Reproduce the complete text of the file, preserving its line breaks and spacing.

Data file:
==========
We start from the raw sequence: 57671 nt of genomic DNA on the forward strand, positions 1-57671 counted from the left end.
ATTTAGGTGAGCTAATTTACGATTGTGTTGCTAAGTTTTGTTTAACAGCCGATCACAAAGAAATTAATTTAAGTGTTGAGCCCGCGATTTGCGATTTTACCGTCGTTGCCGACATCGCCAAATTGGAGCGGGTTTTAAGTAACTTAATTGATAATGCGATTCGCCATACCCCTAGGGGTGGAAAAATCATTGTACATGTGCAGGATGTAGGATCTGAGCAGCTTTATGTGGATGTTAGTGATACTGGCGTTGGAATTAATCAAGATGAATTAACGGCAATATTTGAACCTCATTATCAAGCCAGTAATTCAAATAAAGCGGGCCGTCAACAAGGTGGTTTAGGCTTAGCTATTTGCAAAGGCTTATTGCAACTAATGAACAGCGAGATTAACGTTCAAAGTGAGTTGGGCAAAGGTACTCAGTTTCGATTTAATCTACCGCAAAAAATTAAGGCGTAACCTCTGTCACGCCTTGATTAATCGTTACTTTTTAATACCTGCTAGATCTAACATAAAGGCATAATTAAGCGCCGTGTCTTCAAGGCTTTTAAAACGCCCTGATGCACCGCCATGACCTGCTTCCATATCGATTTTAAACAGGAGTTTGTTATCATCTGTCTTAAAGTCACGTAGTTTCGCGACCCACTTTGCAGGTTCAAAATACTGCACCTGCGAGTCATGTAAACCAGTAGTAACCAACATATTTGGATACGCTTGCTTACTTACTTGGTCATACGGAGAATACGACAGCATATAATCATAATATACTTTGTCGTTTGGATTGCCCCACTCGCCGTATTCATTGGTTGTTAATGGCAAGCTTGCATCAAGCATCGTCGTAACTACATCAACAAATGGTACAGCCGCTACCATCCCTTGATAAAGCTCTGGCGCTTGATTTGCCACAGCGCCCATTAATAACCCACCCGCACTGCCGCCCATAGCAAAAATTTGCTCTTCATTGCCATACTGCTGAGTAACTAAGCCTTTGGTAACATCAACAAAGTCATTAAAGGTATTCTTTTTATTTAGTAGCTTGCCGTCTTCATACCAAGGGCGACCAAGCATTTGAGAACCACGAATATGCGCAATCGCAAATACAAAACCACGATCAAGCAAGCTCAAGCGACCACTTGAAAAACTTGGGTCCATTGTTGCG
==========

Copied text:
We start from the raw sequence: 57671 nt of genomic DNA on the forward strand, positions 1-57671 counted from the left end.
ATTTAGGTGAGCTAATTTACGATTGTGTTGCTAAGTTTTGTTTAACAGCCGATCACAAAGAAATTAATTTAAGTGTTGAGCCCGCGATTTGCGATTTTACCGTCGTTGCCGACATCGCCAAATTGGAGCGGGTTTTAAGTAACTTAATTGATAATGCGATTCGCCATACCCCTAGGGGTGGAAAAATCATTGTACATGTGCAGGATGTAGGATCTGAGCAGCTTTATGTGGATGTTAGTGATACTGGCGTTGGAATTAATCAAGATGAATTAACGGCAATATTTGAACCTCATTATCAAGCCAGTAATTCAAATAAAGCGGGCCGTCAACAAGGTGGTTTAGGCTTAGCTATTTGCAAAGGCTTATTGCAACTAATGAACAGCGAGATTAACGTTCAAAGTGAGTTGGGCAAAGGTACTCAGTTTCGATTTAATCTACCGCAAAAAATTAAGGCGTAACCTCTGTCACGCCTTGATTAATCGTTACTTTTTAATACCTGCTAGATCTAACATAAAGGCATAATTAAGCGCCGTGTCTTCAAGGCTTTTAAAACGCCCTGATGCACCGCCATGACCTGCTTCCATATCGATTTTAAACAGGAGTTTGTTATCATCTGTCTTAAAGTCACGTAGTTTCGCGACCCACTTTGCAGGTTCAAAATACTGCACCTGCGAGTCATGTAAACCAGTAGTAACCAACATATTTGGATACGCTTGCTTACTTACTTGGTCATACGGAGAATACGACAGCATATAATCATAATATACTTTGTCGTTTGGATTGCCCCACTCGCCGTATTCATTGGTTGTTAATGGCAAGCTTGCATCAAGCATCGTCGTAACTACATCAACAAATGGTACAGCCGCTACCATCCCTTGATAAAGCTCTGGCGCTTGATTTGCCACAGCGCCCATTAATAACCCACCCGCACTGCCGCCCATAGCAAAAATTTGCTCTTCATTGCCATACTGCTGAGTAACTAAGCCTTTGGTAACATCAACAAAGTCATTAAAGGTATTCTTTTTATTTAGTAGCTTGCCGTCTTCATACCAAGGGCGACCAAGCATTTGAGAACCACGAATATGCGCAATCGCAAATACAAAACCACGATCAAGCAAGCTCAAGCGACCACTTGAAAAACTTGGGTCCATTGTTGCG